As research into this kind of behavior began to theorize, it realized that the cause maybe one of two possibilities. One that it was begin caused by allergies, or irritants such as pollen or dust tickling the horses’ sensitive nose overtime he inhaled. Another was the theory that a tingling sensation inside the horses nose resulted in the headshaking. Both theories, when treated by either placing a piece of open weave breathable material (such as pantyhose) or the introduction of a blocking drug (Cyproheptadine) were quiet effective. So what do we do now?

Contact your veterinarian. A complete physical examination should be done and the horse ridden while the veterinarian is there so he can see for himself the severity of the headshaking. Based on his gathered facts, the veterinarian will determine the true cause, which could be: ear mites, ocular problems, fungal infection of the guttural pouch, middle ear infection, nasal and/or dental problems and a disorder called "photic headshaking."

If the examination shows one of the above mentioned problems, it is unfortunate the treatment will not totally resolve the headshaking. Many veterinarians believe that seasonal headshaking or when a horse enters bright sunlight, the horse reacts much like humans sneezing when they enter sunlight (photic sneeze).

Dr. J. Madigan, DVM, MS Dipl. ACVIM from the university of California, Davis, who has done extensive research on this subject, believes that horses shake their heads from the bright light due to an abnormal stimulation of some of the branches of the ‘trigeminal nerve,’ which provides sensation to the face and muzzle. The light stimulation of the eye causes and abnormal stimulation of some of the nerves of the face and muzzle resulting in a tingling of even pain sensation in some e horses, which causes them to violently shake and rub their heads. This tingling or pain sensation is theorized to be a possible previous facial injury which resulted in this abnormal nerve transmission.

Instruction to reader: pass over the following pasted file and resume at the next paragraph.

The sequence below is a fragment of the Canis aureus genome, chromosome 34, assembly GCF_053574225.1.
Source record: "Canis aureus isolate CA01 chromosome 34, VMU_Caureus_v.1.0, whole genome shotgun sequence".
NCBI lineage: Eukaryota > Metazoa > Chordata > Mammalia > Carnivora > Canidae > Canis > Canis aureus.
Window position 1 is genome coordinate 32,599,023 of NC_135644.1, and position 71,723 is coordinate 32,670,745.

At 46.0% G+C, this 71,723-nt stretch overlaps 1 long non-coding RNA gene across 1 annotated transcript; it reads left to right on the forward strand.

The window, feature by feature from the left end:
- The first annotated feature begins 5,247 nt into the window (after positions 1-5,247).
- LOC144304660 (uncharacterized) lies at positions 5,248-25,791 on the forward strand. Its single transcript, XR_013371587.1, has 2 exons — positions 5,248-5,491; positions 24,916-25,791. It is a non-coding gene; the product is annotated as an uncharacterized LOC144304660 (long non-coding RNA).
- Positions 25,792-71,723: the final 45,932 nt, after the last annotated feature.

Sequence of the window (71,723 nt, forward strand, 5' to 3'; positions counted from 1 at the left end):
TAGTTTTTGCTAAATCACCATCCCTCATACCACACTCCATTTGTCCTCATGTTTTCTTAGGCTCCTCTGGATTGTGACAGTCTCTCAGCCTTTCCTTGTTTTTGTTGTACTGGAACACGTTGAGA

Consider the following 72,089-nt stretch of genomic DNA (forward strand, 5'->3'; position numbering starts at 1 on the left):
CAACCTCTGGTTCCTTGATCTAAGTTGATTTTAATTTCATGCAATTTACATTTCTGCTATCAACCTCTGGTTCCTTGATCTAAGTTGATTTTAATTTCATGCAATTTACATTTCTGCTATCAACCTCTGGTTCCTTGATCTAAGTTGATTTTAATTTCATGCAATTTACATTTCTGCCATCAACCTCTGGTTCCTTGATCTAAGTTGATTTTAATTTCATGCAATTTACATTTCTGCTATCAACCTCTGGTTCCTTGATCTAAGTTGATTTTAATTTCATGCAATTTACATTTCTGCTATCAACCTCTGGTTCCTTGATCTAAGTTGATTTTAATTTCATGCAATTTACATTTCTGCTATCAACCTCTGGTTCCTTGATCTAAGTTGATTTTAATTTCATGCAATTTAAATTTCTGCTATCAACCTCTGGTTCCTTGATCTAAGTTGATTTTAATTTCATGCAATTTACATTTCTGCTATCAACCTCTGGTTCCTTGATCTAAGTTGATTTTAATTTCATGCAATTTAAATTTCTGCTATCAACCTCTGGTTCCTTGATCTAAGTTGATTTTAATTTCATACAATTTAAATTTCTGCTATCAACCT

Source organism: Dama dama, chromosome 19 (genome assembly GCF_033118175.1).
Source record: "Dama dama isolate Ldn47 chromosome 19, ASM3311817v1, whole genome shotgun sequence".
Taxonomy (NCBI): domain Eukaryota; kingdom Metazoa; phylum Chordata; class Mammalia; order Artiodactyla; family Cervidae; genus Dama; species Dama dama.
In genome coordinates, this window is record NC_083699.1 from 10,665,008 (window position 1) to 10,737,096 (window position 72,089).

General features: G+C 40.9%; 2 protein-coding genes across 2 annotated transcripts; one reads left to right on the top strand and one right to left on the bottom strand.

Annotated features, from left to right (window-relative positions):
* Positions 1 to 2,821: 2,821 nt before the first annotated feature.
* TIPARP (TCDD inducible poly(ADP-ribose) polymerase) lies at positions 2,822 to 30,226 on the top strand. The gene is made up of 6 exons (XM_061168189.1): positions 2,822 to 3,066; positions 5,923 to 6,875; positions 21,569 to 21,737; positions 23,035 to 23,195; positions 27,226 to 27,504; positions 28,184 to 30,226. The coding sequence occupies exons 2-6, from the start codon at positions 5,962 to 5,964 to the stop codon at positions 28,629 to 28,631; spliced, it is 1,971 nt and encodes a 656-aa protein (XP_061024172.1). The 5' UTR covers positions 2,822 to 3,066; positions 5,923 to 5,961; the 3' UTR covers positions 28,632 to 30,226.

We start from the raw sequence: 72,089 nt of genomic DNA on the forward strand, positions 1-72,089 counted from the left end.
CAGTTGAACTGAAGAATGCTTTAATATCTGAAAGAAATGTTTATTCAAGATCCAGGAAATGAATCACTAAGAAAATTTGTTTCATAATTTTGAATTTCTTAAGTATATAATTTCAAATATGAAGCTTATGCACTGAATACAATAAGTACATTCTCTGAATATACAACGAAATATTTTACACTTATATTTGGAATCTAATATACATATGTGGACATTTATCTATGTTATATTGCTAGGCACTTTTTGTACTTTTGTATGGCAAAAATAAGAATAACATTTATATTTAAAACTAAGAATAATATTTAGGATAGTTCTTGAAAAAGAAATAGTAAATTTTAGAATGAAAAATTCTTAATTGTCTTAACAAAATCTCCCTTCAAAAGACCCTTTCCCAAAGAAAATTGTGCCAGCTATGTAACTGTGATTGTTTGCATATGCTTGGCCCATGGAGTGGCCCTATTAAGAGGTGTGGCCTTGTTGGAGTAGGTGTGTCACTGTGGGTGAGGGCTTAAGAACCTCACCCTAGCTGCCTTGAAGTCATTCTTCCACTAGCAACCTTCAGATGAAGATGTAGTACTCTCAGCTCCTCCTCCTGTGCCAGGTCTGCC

For these photic headshakers keeping them in a dark stall, riding them in the late evening or night, riding in an indoor arena or last but not least using eye protection (sunglasses). But you can’t ride in the dark forever, so what do you do?

There is a treatment that has had remarkable results that might help these headshakers, and their owners. Dr. Madigan has reported results from the use of a pharmaceutical treatment called, Cyproheptadine (currently used in Cushing’s Disease in horses and ponies, is a histamine and serotonin blocking agent which is thought to mediate sensation in the affected facial and muzzle nerve branches, decreasing the headshaking.

If this medication continues to show favorable results, treatment maybe variable among horses. Some horses will need indefinite administration, while others will need only seasonal treatment. Still in others additional sunlight protection will be needed.

Horse owners with horses that are afflicted by the problem behavior find it very frustrating as it is to the veterinarian, but with help of the drug Cyproheptadine, many horses and their riders are able to overcome this often career ending problem.

Some of the information in this article were obtained, by this writer who attended the convention of the AAEP, American Association of Equine Practioners 1997.